Cake Decorating: Career Outlook for the Cake Decorating Profession

Published Sep 09, 2009

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Cake Decorating is literally the icing on the cake in bakeries across America. Cake Decorators, pastry chefs and bakers are all responsible for decorating cakes and other pastries for bakeries, cake shops, hotels, restaurants and supermarket bakeries. This article provides a career outlook for the Cake Decorating profession.

Cake Decorator Overview and Career Outlook

Cake Decorators can be seen icing birthday cakes and intricate wedding cakes at specialty bakeries and even large supermarket bakeries. Their handiwork makes each cake an edible, professional work of art. Cake Decorators work alone while decorating cakes but serve as part of a larger bakery team. They must work well under strict timelines, customer-specific directions and the fast pace of a full-scale bakery. They may also train and supervise new Cake Decorators and ordering ingredients or supplies.

No formal education is required of Cake Decorating professionals; however, some individuals take appropriate courses at culinary institutes or community colleges. According to the U.S. Bureau of Labor and Statistics (BLS), www.bls.gov, Cake Decorating is expected to have better than average growth from 2006 to 2016 as workers move into better jobs or retirement.

Pastry Chef Overview and Career Outlook

Pastry chefs oversee Cake Decorating and the production of other pastries in bakeries, restaurants and hotels. They are responsible for planning dessert menus for parties and displaying their cakes and pastry goods at special events. In addition, pastry chefs are part of a kitchen staff and may work with other bakers and party planners to meet customer demands.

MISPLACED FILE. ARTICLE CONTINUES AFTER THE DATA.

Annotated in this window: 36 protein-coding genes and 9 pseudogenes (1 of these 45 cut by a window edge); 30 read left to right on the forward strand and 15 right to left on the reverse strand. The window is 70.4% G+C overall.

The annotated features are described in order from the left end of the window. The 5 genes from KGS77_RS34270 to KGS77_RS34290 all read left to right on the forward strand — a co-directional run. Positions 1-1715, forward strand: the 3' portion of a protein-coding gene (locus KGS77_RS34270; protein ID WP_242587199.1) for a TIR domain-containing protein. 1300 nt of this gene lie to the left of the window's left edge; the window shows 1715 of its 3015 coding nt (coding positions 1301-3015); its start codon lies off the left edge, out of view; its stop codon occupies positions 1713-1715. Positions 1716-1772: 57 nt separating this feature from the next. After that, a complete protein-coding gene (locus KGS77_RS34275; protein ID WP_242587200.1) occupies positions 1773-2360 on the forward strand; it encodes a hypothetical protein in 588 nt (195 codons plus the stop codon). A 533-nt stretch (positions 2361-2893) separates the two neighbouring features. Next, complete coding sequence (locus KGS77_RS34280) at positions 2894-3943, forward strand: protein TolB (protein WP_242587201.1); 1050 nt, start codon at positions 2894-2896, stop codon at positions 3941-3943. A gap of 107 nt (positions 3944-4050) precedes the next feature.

Pastry chefs often attend culinary schools and participate in supervised internships under other pastry chefs. Certification from professional culinary associations, such as the International Association of Culinary Professionals, is beneficial. Pastry chefs face more competition for employment at prestigious restaurants and hotels. However, average growth opportunity is predicted by the BLS.

Baker Overview and Career Outlook

Bakers make up the largest employment segment related to Cake Decorating. Like pastry chefs, bakers are responsible for decorating cakes along with baking pies, cookies, breads and other specialty desserts. Senior-level bakers often staff and manage the bakery and must have excellent customer service skills since they often serve customers too. Bakers have unusual hours and are required to work shift work, weekends and holidays. No formal education is required for becoming a baker, although optional certification from the Retail Bakers of America illustrates a certain level of skill to potential employers. The BLS states that overall employment of bakers will increase by ten percent from 2006 to 2016.

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